Randomized Controlled Trial Multicenter Study
- Koichi Hosomi, Toshio Shimokawa, Katsunori Ikoma, Yusaku Nakamura, Kenji Sugiyama, Yoshikazu Ugawa, Takenori Uozumi, Takamitsu Yamamoto, and Youichi Saitoh.
- Department of Neuromodulation and Neurosurgery, Office for University-Industry Collaboration, Osaka University, Osaka 565-0871, Japan.
- Pain. 2013 Jul 1;154(7):1065-72.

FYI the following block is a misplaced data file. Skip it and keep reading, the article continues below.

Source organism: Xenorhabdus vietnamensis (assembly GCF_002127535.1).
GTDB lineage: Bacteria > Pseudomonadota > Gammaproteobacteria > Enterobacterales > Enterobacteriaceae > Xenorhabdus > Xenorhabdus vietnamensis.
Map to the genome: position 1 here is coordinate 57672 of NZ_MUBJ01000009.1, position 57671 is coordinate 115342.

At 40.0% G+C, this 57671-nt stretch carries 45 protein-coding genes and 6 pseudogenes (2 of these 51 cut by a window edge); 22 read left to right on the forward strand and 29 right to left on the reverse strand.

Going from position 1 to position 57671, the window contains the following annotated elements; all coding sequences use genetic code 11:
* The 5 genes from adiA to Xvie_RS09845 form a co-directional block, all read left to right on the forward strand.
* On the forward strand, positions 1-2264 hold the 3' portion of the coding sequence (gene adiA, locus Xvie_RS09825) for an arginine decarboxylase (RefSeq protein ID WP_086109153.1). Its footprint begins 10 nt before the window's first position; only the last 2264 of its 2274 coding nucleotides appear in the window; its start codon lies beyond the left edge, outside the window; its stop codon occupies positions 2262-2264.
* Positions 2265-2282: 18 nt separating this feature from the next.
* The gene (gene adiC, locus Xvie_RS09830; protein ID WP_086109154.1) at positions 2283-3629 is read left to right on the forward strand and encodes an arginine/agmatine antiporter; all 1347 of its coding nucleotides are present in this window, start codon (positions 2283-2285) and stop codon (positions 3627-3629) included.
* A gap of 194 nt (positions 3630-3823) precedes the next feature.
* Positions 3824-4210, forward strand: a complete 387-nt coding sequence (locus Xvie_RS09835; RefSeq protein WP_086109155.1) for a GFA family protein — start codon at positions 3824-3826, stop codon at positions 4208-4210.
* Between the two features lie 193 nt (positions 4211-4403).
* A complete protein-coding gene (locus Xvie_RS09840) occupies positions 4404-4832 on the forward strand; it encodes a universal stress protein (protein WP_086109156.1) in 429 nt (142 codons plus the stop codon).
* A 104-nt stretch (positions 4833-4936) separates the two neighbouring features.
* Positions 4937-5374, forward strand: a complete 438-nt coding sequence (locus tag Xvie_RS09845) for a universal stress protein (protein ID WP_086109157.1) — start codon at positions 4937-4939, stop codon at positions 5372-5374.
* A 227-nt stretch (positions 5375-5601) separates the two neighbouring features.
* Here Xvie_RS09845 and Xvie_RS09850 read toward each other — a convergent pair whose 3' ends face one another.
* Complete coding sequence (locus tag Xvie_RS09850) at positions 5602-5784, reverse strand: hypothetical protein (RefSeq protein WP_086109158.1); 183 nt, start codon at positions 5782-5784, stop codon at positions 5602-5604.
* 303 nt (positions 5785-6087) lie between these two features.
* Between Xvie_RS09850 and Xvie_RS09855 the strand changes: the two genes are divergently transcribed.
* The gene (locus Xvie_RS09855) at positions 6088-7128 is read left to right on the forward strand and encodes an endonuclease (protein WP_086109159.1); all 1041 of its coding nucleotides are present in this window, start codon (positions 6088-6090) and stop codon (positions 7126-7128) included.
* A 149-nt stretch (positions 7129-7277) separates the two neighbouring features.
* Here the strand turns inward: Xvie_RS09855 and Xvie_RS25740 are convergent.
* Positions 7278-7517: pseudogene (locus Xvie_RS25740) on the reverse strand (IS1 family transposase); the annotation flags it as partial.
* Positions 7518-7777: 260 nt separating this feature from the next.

AbstractThere is little evidence for multisession repetitive transcranial magnetic stimulation (rTMS) on pain relief in patients with neuropathic pain (NP), although single-session rTMS was suggested to provide transient pain relief in NP patients. We aimed to assess the efficacy and safety of 10 daily rTMS in NP patients. We conducted a randomized, double-blind, sham-controlled, crossover study at 7 centers. Seventy NP patients were randomly assigned to 2 groups. A series of 10 daily 5-Hz rTMS (500 pulses/session) of primary motor cortex (M1) or sham stimulation was applied to each patient with a follow-up of 17days. The primary outcome was short-term pain relief assessed using a visual analogue scale (VAS). The secondary outcomes were short-term change in the short form of the McGill pain questionnaire (SF-MPQ), cumulative changes in the following scores (VAS, SF-MPQ, the Patient Global Impression of Change scale [PGIC], and the Beck Depression Inventory [BDI]), and the incidence of adverse events. Analysis was by intention to treat. This trial is registered with the University hospital Medical Information Network Clinical Trials Registry. Sixty-four NP patients were included in the intention-to-treat analysis. The real rTMS, compared with the sham, showed significant short-term improvements in VAS and SF-MPQ scores without a carry-over effect. PGIC scores were significantly better in real rTMS compared with sham during the period with daily rTMS. There were no significant cumulative improvements in VAS, SF-MPQ, and BDI. No serious adverse events were observed. Our findings demonstrate that daily high-frequency rTMS of M1 is tolerable and transiently provides modest pain relief in NP patients.Copyright © 2013 International Association for the Study of Pain. Published by Elsevier B.V. All rights reserved.
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